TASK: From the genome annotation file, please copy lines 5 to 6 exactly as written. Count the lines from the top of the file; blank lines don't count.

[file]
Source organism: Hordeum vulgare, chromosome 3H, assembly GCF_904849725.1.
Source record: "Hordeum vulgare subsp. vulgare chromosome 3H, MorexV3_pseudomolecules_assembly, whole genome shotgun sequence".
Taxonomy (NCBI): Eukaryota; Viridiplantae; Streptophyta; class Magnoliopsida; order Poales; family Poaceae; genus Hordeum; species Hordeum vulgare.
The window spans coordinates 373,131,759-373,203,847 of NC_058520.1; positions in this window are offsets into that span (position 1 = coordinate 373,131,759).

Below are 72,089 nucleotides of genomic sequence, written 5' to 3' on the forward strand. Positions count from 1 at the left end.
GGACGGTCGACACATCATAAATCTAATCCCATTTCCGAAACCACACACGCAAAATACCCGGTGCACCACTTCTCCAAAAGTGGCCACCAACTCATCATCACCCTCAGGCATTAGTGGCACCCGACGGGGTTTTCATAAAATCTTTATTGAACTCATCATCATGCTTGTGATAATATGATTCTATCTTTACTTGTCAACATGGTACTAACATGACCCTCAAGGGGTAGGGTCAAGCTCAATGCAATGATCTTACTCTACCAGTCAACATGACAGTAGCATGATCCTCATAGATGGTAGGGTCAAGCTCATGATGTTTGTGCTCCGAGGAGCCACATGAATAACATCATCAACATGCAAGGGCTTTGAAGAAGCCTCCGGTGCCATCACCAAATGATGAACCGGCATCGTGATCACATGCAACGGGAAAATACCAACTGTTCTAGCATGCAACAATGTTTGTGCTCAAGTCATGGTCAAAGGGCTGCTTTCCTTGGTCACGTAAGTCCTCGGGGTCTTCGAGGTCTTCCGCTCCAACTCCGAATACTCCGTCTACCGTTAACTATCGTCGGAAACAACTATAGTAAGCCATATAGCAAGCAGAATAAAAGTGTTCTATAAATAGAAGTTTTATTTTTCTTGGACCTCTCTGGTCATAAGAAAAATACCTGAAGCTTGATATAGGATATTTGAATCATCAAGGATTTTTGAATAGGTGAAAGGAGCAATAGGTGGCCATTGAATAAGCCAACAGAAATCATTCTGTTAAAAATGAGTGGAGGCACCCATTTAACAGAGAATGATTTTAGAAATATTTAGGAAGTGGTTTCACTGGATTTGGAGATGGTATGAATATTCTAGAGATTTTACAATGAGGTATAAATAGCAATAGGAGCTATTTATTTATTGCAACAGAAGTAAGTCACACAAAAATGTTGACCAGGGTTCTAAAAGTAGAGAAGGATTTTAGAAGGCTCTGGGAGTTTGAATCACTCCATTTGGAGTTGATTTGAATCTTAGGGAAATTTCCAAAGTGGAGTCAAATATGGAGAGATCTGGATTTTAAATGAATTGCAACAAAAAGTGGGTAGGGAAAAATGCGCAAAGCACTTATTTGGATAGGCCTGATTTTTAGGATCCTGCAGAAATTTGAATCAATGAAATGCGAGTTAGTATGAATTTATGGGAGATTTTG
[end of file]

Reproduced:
Below are 72,089 nucleotides of genomic sequence, written 5' to 3' on the forward strand. Positions count from 1 at the left end.
GGACGGTCGACACATCATAAATCTAATCCCATTTCCGAAACCACACACGCAAAATACCCGGTGCACCACTTCTCCAAAAGTGGCCACCAACTCATCATCACCCTCAGGCATTAGTGGCACCCGACGGGGTTTTCATAAAATCTTTATTGAACTCATCATCATGCTTGTGATAATATGATTCTATCTTTACTTGTCAACATGGTACTAACATGACCCTCAAGGGGTAGGGTCAAGCTCAATGCAATGATCTTACTCTACCAGTCAACATGACAGTAGCATGATCCTCATAGATGGTAGGGTCAAGCTCATGATGTTTGTGCTCCGAGGAGCCACATGAATAACATCATCAACATGCAAGGGCTTTGAAGAAGCCTCCGGTGCCATCACCAAATGATGAACCGGCATCGTGATCACATGCAACGGGAAAATACCAACTGTTCTAGCATGCAACAATGTTTGTGCTCAAGTCATGGTCAAAGGGCTGCTTTCCTTGGTCACGTAAGTCCTCGGGGTCTTCGAGGTCTTCCGCTCCAACTCCGAATACTCCGTCTACCGTTAACTATCGTCGGAAACAACTATAGTAAGCCATATAGCAAGCAGAATAAAAGTGTTCTATAAATAGAAGTTTTATTTTTCTTGGACCTCTCTGGTCATAAGAAAAATACCTGAAGCTTGATATAGGATATTTGAATCATCAAGGATTTTTGAATAGGTGAAAGGAGCAATAGGTGGCCATTGAATAAGCCAACAGAAATCATTCTGTTAAAAATGAGTGGAGGCACCCATTTAACAGAGAATGATTTTAGAAATATTTAGGAAGTGGTTTCACTGGATTTGGAGATGGTATGAATATTCTAGAGATTTTACAATGAGGTATAAATAGCAATAGGAGCTATTTATTTATTGCAACAGAAGTAAGTCACACAAAAATGTTGACCAGGGTTCTAAAAGTAGAGAAGGATTTTAGAAGGCTCTGGGAGTTTGAATCACTCCATTTGGAGTTGATTTGAATCTTAGGGAAATTTCCAAAGTGGAGTCAAATATGGAGAGATCTGGATTTTAAATGAATTGCAACAAAAAGTGGGTAGGGAAAAATGCGCAAAGCACTTATTTGGATAGGCCTGATTTTTAGGATCCTGCAGAAATTTGAATCAATGAAATGCGAGTTAGTATGAATTTATGGGAGATTTTG